Wednesday, September 27, 2006
Over the past few weeks, I've watched the Samurai trilogy starring Toshiro Mifune with my wife. I had seen the first movie in film class and really enjoyed the great use of color and cinematography to tell this epic story. In many ways, this series is the ultimate Toshiro Mifune movie in that it demonstrates the type of character he excelled at: the wild man with grandiose aspirations transforming into the ultimate Japanese warrior. A large group of recurring characters keeps the story going and viewer interest up as Mifune's character goes on his journey.
The first movie centers on Mifune talking his friend into leaving town with him to try to become samurai. The friend leaves his fiancee' behind, Otsu, to take the trip. They end up taking refuge with a scheming widow and her daughter until brigands attack. Mifune's friend leaves with the scheming pair while Mifune is arrested for the assumed murder of his friend.
The local monk begins his training of Mifune from unfocused ruffian to trained samurai. In the meantime, Mifune and Otsu fall in love as Otsu devotes her life to following him (and its a long trip, trust me).
By the end of the first movie, Mifune leaves Otsu to hit the road and learn the ways of the force, er, samurai. The second movie centers on Mifune challenging other swordsmen and his continued development from undisciplined killer to controlled killer. There is a fantastic fight at the end where he takes on like 80 swordsmen and kicks ass through skill, power and strategy.
Otsu continues to follow him and other women throw themselves at him left and right. But he won't have anything to do with women because he's thinking of Otsu and then he blows it with her by practically attacking her. Otsu cries about it and Mifune renounces women! And what's funny is they write it in big letters on the screen as if this is a proud decision. Japan is known for being a little sexist but that's pretty extreme. Fortunately for Mifune, Otsu spends the next movie still following him around.
The third movie is Mifune learning the best fights are the ones he doesn't need to do and feeling bad about assaulting Otsu. A young upstart wants to make his name by killing Mifune. There is a climactic fight on the beach which is filled with tension and feeling. It's great stuff, though it's interesting to see another culture's concept of machismo. The trilogy ends with Mifune having killed like 100 people but he's still a virgin. On top of that, he seems like a sad virgin. But he is a samurai! A focused honorable killing machine that's not gettin' any.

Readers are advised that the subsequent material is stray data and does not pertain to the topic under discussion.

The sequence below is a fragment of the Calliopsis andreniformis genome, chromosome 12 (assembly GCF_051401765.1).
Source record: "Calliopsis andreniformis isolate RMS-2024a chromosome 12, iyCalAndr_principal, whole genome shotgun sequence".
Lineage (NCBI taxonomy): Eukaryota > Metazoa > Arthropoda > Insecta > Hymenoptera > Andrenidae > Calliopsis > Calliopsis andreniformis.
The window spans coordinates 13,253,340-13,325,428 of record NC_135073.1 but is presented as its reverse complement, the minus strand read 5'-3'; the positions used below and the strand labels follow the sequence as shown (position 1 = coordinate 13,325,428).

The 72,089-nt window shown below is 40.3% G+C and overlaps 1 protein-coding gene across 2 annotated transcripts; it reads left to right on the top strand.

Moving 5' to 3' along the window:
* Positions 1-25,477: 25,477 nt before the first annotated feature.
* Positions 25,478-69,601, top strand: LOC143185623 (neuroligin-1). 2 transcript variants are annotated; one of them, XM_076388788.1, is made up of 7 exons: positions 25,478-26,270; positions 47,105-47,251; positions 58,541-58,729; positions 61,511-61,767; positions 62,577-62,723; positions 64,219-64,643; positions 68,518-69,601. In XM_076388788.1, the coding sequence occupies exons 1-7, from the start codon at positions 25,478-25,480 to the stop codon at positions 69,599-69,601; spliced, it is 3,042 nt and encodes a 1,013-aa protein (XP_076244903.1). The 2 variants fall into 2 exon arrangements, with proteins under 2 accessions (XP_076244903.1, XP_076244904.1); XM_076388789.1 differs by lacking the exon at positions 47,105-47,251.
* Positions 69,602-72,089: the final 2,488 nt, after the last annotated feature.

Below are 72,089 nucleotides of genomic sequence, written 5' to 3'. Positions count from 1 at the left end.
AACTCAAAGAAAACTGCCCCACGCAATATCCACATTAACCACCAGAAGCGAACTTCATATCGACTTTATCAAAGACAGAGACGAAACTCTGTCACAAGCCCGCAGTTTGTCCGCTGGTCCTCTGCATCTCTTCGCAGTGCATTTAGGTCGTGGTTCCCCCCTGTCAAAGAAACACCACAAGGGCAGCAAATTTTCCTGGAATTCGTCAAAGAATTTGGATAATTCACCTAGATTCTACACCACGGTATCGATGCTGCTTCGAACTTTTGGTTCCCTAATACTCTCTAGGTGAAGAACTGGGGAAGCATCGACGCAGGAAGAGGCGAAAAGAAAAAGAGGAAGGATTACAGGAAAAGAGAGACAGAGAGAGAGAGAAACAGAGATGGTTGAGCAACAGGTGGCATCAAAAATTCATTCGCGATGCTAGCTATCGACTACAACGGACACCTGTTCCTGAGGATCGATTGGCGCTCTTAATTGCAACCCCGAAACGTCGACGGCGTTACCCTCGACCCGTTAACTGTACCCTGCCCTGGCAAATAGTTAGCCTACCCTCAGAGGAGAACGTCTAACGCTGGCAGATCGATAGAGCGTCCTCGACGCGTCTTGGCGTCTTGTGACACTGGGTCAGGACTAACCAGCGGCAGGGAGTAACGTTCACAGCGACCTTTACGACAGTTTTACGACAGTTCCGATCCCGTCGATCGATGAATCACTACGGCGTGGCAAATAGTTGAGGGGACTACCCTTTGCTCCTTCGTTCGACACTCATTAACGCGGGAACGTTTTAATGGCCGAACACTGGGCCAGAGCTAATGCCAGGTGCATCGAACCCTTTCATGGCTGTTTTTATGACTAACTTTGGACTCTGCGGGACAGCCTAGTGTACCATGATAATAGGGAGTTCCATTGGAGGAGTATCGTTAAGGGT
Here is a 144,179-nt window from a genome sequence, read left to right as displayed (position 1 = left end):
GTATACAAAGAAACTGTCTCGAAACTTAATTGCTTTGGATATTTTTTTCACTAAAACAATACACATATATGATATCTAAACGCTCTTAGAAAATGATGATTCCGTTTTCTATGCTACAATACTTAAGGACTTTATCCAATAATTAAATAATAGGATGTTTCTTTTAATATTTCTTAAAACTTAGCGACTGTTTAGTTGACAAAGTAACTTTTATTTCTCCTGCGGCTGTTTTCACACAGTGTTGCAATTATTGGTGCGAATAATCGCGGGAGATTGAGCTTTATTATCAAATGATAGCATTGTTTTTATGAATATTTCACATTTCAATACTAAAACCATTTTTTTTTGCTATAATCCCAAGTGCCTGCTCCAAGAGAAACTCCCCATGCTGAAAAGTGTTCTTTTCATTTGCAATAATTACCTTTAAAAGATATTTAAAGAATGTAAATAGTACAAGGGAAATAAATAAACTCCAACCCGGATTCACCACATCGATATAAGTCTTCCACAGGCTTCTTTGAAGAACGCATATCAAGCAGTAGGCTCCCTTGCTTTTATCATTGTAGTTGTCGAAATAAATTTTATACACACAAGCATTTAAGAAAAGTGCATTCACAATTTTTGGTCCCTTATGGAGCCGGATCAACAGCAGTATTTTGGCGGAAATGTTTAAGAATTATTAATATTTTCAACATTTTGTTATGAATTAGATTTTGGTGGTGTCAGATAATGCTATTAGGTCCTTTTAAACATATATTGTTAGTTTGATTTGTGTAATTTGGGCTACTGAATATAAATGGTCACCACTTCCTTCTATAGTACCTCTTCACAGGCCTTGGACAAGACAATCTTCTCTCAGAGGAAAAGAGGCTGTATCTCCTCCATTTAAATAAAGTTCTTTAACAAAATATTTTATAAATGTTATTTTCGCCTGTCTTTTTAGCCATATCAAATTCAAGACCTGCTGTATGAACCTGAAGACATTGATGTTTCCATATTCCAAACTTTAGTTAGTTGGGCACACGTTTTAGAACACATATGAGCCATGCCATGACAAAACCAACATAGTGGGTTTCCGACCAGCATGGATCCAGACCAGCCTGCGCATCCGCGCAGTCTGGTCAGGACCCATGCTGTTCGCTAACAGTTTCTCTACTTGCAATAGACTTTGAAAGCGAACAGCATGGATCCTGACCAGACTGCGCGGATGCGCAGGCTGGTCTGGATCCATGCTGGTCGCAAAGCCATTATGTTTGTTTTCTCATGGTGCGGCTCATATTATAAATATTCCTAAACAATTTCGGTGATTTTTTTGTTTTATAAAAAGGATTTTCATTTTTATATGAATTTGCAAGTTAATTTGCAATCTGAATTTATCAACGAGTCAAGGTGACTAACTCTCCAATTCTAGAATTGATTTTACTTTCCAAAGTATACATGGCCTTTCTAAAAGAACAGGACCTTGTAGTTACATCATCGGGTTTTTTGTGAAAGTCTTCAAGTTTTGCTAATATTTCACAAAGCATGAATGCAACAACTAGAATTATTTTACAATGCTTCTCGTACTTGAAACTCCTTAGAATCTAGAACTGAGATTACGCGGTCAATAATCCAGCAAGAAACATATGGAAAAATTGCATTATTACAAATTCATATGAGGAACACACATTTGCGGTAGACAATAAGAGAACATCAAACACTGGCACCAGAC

My only negative comment is that the TV version of these movies were made from really scratchy and washed out prints. Everything seemed faded and soft focus, not at all like the way I remembered it 20 years ago. I hope the DVD's aren't as bad. The sexism is dated and humorous, my favorite part is where Mifune tries to break up with Otsu by saying "I prefer my sword to you." If that's not a loaded statement, I don't know what is. Yeah, sharpen that sword Mifune!
I actually really liked these movies and enjoyed the evolution of Mifune's character. The photography is fantastic, the characters are well drawn and realistic and the story immerses you in its ideas of code and honor. I highly recommend viewing these films.
Another story of growing up is at Number 71:
Counting Crows - August And Everything After (1993)
When I think of all the whiny classic rockers in alt rock wrapping, the first band I think of is Counting Crows. They look 90's and talk 90's but play like Jackson Browne's backing band with restrained guitars and blasts of organ. Singer Adam Durwitz mumbles and mopes with the weight of the world on his shoulders, walking a fine line between genuine expression and affectation. It sounds bad (and my wife would say is bad, she HATES this group), but it all works for me.
The main hit, the Van Morrisonish "Mr. Jones" is one of the big highlights on the album. It's also the only happy song on the album, practically a "Brown Eyed Girl" for the nineties. There are a handful of other uptempo numbers, mainly "Rain Kings" and "A Murder Of One" which find the group striking the balance between heavy concern and jubilation.